Imagine a quiet afternoon on the lunar surface about 1 billion years ago. Suddenly, the ground shakes due to the shockwave from a nearby impact. You see rock and dust burst away from the ground on ballistic trajectories, and some large chunks of material contain so much energy from the impact, they are glowing with heat. Some of the molten rock splashes outside the rim, but most remains on the floor of the newly formed crater, creating an impact melt deposit.
The crater Rümker E (38.620°N, 302.881°E) is a simple Copernican-aged crater with a diameter of 6.96 km. Impact melt in the crater floor is fresh with common features such as fractures, boulders, and mounds. The fractures are mostly located around the edges of the impact melt deposit and formed either as the impact melt cooled, or after cooling during the stage of crater modification due to stresses in the crater floor. Over time the granular material falling down the crater walls will slowly cover more and more of the impact melt deposit, decreasing its diameter. Compositionally the impact melt is a combination of the rocks present in the target material. In this case, the target material is mostly mare basalt.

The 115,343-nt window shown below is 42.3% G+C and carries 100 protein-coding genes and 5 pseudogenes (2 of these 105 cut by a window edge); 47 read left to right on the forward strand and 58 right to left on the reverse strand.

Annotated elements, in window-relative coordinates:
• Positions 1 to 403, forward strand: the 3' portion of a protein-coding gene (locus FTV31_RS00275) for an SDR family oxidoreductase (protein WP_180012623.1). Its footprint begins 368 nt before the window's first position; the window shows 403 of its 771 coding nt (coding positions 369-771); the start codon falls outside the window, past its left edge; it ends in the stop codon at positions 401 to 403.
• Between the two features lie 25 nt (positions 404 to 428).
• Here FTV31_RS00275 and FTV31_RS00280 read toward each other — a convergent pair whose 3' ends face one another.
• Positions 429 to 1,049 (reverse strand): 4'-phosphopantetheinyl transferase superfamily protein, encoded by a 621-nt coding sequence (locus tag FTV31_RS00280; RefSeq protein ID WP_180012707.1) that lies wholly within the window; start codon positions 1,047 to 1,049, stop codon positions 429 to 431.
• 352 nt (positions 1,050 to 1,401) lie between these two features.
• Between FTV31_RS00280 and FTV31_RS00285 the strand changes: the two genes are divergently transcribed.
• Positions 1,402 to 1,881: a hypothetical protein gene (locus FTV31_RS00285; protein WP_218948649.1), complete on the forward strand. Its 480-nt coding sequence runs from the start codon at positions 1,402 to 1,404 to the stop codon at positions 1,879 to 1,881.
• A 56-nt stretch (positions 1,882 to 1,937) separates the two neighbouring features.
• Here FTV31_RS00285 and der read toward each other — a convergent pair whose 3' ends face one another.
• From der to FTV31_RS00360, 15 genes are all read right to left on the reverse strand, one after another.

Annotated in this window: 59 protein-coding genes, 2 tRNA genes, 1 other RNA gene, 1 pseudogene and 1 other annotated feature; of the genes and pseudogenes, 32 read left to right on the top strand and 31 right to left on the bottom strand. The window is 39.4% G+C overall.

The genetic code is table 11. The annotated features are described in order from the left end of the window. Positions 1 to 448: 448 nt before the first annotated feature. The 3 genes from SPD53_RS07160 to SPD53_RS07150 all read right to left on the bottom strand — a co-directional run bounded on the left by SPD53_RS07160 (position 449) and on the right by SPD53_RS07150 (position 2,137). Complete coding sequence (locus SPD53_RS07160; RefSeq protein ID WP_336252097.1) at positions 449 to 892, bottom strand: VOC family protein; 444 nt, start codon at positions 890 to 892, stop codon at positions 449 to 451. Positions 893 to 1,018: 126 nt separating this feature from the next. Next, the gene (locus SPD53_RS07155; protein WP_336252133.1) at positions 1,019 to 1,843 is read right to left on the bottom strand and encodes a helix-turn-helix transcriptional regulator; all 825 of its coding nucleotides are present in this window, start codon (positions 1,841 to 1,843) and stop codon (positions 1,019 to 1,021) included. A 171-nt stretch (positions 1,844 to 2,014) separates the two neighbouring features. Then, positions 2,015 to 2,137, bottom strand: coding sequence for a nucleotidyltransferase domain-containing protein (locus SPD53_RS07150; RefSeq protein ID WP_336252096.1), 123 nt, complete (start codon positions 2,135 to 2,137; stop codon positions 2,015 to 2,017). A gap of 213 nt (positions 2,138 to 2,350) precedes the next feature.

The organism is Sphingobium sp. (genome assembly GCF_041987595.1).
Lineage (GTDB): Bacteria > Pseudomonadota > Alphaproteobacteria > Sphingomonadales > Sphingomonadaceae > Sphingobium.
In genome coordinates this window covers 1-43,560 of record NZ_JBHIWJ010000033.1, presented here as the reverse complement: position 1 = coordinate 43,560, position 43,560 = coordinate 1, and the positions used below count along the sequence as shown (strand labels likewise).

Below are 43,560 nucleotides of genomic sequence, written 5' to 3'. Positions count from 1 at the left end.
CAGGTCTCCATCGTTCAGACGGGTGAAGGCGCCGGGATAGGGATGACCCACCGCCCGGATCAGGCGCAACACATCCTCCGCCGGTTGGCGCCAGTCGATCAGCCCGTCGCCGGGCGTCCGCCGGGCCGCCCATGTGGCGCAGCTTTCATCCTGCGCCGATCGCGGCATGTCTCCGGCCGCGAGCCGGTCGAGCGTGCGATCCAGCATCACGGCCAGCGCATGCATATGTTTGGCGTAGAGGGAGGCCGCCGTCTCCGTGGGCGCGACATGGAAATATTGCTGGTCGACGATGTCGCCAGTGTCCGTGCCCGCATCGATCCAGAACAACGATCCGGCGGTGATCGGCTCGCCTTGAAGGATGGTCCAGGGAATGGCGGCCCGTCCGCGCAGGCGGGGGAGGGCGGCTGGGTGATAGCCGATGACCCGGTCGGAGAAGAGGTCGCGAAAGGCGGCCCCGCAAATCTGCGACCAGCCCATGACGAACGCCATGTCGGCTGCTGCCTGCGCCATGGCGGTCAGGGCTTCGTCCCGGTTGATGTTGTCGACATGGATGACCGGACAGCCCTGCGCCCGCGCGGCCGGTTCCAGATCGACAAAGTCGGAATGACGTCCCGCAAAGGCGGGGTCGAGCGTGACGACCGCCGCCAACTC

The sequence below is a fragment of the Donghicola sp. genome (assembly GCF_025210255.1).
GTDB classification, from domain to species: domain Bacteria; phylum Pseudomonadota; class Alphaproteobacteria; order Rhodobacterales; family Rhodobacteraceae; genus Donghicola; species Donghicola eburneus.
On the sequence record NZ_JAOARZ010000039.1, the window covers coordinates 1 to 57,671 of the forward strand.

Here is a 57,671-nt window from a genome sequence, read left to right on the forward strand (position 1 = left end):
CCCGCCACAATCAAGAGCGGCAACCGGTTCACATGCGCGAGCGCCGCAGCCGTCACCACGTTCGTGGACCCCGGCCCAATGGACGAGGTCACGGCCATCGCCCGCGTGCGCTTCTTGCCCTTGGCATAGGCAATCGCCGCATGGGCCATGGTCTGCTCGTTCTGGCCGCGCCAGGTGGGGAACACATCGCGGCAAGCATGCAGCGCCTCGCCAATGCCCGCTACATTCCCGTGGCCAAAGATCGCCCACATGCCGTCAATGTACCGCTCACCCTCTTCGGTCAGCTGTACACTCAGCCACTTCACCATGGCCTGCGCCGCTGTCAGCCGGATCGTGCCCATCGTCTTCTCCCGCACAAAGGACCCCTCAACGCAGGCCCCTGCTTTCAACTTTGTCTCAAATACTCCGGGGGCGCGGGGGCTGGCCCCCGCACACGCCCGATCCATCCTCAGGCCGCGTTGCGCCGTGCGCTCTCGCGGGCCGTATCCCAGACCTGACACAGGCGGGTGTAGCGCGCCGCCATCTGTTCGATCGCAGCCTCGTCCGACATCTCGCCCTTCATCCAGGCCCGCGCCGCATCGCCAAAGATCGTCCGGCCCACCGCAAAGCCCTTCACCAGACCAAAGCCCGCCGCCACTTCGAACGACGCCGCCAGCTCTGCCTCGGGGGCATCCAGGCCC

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Check out these previous posts for more examples of beautiful impact melt features:
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